9781400052189By Dana McCullough

Evans High School’s fourth annual, school-wide “Wear Red to Honor Henrietta Lacks” event, was held on Friday, October 3, 2014. This celebration was intended to honor Henrietta Lacks, the amazing afterlife of her cells, and the unique and valuable role they have played, and continue to play, in numerous medical breakthroughs. We are eager to share Henrietta’s story with as many people as possible, so we hope you will keep reading to learn more about The Immortal Life of Henrietta Lacks. We also hope you will join us in the future by wearing red and hosting a “Wear Red” event at your own school on or around October 4th. Included here are helpful tips and directions for hosting a “Wear Red” event at your school, plus additional online resources for more information on Henrietta Lacks, her family, and their place in medical history. (more…)

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Tony Danza

Dear Teachers,

Here is my little note of encouragement as you are either returning to yet another school year or beginning your teaching career. I wish you all the best year of your students’ lives—I know that’s what you all wish for. The truth is, though, that this is a tough time for teachers and it’s gotten tougher since I taught for one year at Northeast High in Philadelphia in 2010. I’m back there often and I was just there for commencement where six hundred kids graduated. The day was electric! That’s the good news. The bad news is that, the night before, there was a retirement party for thirty-four of the school’s teachers. Their overriding reason for leaving was the contract they’d been offered by the district. Being a teacher was never about getting rich, but the continuing pay cuts and further givebacks proved to be a tipping point for them. It’s too bad that teachers, after years of service, are forced to decide when to leave based on any issue other than that they are ready to stop doing what they love. No reflection on a job and career done well, just a pragmatic decision about money. To many teachers, this is the final indignity. There were tears. (more…)

NightoftheCometby George Bishop, author of The Night of the Comet: A Novel (Ballantine Books, July 2013)

In my new novel The Night of the Comet, the protagonist is a high school science teacher in a small Louisiana town, circa 1973.  Frustrated in his work, belittled by his family, mocked by his students, he hitches his aspirations to what he believes will be the astronomical event of the century: the coming of Comet Kohoutek.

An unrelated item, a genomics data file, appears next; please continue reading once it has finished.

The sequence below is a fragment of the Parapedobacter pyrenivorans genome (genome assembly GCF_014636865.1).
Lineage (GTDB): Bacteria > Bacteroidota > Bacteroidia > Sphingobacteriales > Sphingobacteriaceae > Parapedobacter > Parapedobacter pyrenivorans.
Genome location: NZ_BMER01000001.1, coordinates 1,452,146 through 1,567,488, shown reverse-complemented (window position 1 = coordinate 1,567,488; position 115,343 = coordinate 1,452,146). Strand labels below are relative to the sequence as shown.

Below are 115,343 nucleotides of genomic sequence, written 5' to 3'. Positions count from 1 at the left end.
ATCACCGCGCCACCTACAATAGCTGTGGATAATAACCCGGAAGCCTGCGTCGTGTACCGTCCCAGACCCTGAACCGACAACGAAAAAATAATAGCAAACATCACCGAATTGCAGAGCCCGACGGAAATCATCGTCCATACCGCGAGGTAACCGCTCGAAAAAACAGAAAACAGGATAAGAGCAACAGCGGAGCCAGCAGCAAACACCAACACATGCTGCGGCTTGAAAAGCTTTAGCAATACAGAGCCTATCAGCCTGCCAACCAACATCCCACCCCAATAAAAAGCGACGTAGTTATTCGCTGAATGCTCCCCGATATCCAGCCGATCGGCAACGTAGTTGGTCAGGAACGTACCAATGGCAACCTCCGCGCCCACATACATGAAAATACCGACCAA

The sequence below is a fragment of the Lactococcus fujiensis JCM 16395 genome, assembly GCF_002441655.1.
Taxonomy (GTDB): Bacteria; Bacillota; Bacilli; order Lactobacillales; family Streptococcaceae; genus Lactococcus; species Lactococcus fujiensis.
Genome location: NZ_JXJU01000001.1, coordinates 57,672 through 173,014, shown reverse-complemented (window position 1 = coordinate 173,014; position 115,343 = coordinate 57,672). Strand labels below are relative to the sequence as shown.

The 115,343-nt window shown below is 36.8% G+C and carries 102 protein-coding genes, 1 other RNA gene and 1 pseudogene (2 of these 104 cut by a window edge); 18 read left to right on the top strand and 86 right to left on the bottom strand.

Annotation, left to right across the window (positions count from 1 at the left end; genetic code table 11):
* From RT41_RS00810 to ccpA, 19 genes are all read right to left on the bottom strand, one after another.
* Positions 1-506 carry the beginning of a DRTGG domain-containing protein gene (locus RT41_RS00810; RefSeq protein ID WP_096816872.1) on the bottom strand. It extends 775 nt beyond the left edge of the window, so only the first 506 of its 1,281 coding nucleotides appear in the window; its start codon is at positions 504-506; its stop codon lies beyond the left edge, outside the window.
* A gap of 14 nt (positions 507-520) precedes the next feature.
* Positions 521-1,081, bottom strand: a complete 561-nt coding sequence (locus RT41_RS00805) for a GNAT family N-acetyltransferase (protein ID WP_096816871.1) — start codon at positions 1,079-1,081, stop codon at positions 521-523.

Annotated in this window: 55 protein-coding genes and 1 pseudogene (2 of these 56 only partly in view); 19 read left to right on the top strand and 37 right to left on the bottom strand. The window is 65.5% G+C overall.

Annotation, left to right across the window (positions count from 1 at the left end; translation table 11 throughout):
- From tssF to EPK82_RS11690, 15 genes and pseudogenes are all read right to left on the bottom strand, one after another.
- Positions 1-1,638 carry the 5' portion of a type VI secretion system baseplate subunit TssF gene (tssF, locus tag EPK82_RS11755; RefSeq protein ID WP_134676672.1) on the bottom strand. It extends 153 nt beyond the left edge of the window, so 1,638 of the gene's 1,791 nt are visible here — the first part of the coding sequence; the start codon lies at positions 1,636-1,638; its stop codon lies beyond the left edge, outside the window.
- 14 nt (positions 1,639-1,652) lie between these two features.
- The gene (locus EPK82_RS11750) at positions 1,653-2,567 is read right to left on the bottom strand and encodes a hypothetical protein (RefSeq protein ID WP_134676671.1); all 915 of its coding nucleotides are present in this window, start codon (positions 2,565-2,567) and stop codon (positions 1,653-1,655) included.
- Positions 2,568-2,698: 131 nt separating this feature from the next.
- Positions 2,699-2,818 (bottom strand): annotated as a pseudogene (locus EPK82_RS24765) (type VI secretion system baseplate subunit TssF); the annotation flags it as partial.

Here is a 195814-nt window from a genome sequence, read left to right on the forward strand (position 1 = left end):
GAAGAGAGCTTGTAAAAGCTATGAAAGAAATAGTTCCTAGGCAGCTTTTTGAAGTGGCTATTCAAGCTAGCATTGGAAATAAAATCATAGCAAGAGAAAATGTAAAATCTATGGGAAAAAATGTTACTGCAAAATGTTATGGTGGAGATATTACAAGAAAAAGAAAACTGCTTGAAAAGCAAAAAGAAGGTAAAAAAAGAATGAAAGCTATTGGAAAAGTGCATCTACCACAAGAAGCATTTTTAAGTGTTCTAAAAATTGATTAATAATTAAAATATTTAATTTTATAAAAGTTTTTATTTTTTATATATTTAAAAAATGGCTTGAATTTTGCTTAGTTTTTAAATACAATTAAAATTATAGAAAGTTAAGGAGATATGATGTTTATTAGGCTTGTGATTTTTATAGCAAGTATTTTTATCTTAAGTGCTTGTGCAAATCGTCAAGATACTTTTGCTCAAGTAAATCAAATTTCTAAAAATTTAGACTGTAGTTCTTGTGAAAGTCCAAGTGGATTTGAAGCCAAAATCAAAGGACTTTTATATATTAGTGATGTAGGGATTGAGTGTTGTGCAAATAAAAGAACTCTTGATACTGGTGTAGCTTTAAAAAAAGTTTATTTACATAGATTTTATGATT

For my portrayal of Alan Broussard, the teacher, I drew on my own experience in the classroom.  I’ve taught English for most of the last two decades—enough time, certainly, to give me a sense of the rigors and rewards of teaching, and also to raise my esteem of those who have been doing it even longer, and in more difficult circumstances, than I have.

I was also inspired, in my story of Alan, by movies I’ve seen that feature teachers as heroes—but not in the way you might expect.   (more…)

What does Tony Danza know about education?!

As an actor, Tony Danza had conquered nearly every entertainment realm—TV, the movies, even Broadway—when one day three years ago, he felt a powerful urge to chase a childhood dream and become a teacher. He’d been inspired by a documentary made by Teach for America, the organization that trains college graduates to teach in rural and urban public schools, and he wanted to give something back. After dazzling viewers of such hit TV shows as Taxi and Who’s the Boss? and delighting Broadway audiences, he figured that, even with his lack of teaching experience, he still stood a good chance of keeping a classroom of high school kids engaged. How hard could it be?

As he found out, really hard. Entering Philadelphia’s Northeast High School’s crowded halls in September 2009, Tony found his way to a tenth-grade classroom filled with twenty-six students who were determined not to cut him any slack.

In his new book, I’d Like to Apologize to Every Teacher I Ever Had: My Year as a Rookie Teacher at Northeast High,Tony shares experiences that ranged from the infuriating to the deeply rewarding as he relives the amazing story of what happened. In his tenure at Northeast High Tony did it all, teaching Shakespeare, working detention, assisting the music and drama departments, coaching football, and helping a special group of young people through some of the most daunting personal and emotional issues.

We invite you to watch Tony’s message to educators on his site, TonyDanza.com, where you can also find more information about the book and his upcoming events.

Click here to read a conversation with Tony Danza and Erin Gruwell, author of The Freedom Writers Diary.